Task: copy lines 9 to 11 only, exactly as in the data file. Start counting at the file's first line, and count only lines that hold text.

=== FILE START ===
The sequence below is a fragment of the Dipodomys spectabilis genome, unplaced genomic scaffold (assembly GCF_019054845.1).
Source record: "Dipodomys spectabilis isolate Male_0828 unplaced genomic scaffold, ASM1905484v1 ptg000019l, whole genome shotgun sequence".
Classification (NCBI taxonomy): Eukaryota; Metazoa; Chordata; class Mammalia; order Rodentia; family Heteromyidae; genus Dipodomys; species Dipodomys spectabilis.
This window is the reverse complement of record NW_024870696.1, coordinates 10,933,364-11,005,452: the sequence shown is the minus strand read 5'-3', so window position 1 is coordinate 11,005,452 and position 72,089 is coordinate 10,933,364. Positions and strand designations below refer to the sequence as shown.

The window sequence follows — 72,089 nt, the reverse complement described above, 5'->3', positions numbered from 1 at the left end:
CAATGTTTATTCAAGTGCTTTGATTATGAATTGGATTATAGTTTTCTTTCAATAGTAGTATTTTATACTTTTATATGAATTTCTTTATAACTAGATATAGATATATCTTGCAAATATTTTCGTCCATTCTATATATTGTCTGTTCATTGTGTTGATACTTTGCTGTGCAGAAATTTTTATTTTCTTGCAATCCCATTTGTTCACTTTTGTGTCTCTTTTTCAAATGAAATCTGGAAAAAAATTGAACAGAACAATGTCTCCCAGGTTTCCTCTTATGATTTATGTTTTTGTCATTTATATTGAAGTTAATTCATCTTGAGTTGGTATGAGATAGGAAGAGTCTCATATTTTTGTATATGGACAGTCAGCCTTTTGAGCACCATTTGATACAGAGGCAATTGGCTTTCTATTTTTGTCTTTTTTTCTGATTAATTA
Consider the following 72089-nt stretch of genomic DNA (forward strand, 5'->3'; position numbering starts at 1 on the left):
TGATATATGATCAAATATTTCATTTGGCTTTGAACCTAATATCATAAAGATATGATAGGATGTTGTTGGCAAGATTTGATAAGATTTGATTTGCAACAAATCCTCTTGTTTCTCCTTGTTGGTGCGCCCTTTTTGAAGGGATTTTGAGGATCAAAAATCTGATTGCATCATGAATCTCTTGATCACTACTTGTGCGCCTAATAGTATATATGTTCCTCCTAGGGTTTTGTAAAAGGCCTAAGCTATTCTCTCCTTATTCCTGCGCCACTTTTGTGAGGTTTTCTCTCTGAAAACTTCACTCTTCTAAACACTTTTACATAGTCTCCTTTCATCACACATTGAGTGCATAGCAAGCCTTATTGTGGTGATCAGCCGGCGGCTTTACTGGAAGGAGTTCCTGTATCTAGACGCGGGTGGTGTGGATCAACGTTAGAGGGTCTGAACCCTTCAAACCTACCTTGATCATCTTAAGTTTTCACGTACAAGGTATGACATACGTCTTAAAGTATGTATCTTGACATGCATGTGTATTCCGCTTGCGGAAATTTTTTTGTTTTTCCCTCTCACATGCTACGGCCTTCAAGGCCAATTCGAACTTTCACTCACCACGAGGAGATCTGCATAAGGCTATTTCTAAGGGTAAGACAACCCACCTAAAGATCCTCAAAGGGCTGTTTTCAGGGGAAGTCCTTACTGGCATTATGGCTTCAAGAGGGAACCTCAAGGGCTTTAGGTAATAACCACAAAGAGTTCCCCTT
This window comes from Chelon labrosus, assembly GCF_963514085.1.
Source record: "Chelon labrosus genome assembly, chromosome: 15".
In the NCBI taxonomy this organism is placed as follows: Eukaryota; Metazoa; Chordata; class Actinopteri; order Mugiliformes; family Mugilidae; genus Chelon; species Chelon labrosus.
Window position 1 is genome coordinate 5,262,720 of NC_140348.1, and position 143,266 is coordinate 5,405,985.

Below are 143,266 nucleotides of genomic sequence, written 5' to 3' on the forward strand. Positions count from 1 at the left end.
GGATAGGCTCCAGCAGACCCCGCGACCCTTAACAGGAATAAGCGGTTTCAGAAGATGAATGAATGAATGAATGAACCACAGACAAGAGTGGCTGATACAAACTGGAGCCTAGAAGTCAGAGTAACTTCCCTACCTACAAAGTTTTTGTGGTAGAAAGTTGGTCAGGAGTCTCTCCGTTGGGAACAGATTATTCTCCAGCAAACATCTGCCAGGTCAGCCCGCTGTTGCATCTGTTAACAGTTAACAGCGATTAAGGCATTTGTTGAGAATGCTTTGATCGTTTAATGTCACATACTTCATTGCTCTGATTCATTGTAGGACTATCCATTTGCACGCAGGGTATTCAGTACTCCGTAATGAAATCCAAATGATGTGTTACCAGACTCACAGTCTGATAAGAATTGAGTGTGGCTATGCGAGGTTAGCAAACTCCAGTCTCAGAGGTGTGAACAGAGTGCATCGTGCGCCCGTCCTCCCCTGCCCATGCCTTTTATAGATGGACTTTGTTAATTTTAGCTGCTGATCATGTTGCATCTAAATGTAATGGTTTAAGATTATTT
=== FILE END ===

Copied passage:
This window comes from Chelon labrosus, assembly GCF_963514085.1.
Source record: "Chelon labrosus genome assembly, chromosome: 15".
In the NCBI taxonomy this organism is placed as follows: Eukaryota; Metazoa; Chordata; class Actinopteri; order Mugiliformes; family Mugilidae; genus Chelon; species Chelon labrosus.